American Red

A Romance with Revolution

A bust of Vladimir Lenin in the Moscow subway Photo credit: M. Ciavardini

A bust of Vladimir Lenin in the Moscow subway
Photo credit: M. Ciavardini

Rewatching the 1981 Warren Beatty film Reds, about journalist and eventual collaborator John Reed’s coverage of and interest in the Russian revolution, I remember that Reed is buried at the Kremlin, a point that I neglect to pursue when I am actually at the Kremlin. Lenin’s Tomb is closed when I am there when I am more fascinated with people who breached the Kremlin’s walls (namely, Napoleon’s army) than with American dreamers interested in another great experiment, however badly it may have turned out.

Elsewhere in Russia, though, are reminders of that revolution and its efforts to put peasants and the working class into power. Moscow’s subways—the working class mode of transportation—glorify the worker and the revolution. I can’t help but wonder what John Reed and his wife, Louise Bryant, would have thought about how the Soviet era turned out. Bryant, it seems, became disillusioned with life, if not with communism, before she died relatively young in 1936, having remarried, had a child, lost her daughter in a custody battle, and gained a bit of a drinking problem. I look forward to learning about the rest of her story from a 1996 biography, Queen of Bohemia: The Life of Louise Bryant, by Mary V. Dearborn.

Lenin's tomb in Red Square Photo credit: M. Ciavardini

Lenin’s tomb in Red Square
Photo credit: M. Ciavardini

I digested Reed’s Ten Days That Shook the World back when the Union of Soviet Socialist Republics was referred to often as the Evil Empire and not long after wars opposing the spread of communism stopped being fought. I can see how the excitement of the time, an effort toward self-determination by a long-oppressed population, could appeal. Contemporary coverage of Reed by publications like the New York Times is both reverential and not; Reed’s obituary—he died at age 33 from typhus while in Russia—describes him as both an agitator and a virile writer. John Reed Dies in Russia, N.Y. Times, Oct. 19, 1920, at 11.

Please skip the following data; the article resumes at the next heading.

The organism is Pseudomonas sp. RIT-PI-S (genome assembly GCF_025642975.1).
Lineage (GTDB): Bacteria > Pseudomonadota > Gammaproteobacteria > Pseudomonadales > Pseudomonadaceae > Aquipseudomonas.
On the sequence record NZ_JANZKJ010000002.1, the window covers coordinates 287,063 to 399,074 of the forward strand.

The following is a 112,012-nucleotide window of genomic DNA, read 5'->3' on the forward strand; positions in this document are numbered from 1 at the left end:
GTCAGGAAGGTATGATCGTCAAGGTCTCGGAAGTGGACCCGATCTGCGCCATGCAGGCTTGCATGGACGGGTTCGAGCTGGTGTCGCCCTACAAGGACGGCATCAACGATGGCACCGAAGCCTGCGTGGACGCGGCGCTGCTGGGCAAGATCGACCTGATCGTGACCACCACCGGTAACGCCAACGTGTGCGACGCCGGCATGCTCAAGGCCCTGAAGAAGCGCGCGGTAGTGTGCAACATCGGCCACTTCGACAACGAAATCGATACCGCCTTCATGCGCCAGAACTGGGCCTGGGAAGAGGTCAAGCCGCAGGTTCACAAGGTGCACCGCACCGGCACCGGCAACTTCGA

A paragraph from 1921 informs me that a statue of Reed stands in Red Square, placed there on July 4, but I do not see it when I am there. I do not know if it remains. John Reed Statue Unveiled, N.Y. Times, July 7, 1921, at 17. I see no mention of it in coverage of his niece Susan Reed’s visit to Moscow in 1987. Beth Austin, Susan Reed: Following John Reed’s Footsteps to Russia, Chicago Tribune,May 24, 1987.

A plaque in Red Square, Moscow Photo credit: M. Ciavardini

A plaque in Red Square, Moscow
Photo credit: M. Ciavardini

When I am at the Kremlin, I focus more on the wonder of simply being there, in Red Square, and at the high-end stores in GUM, the mall facing it. With Saint Basil’s at the far end, it’s an odd troika of church, state, and commerce. John Reed is not on my mind, but I wish he had been.

—Lori Tripoli

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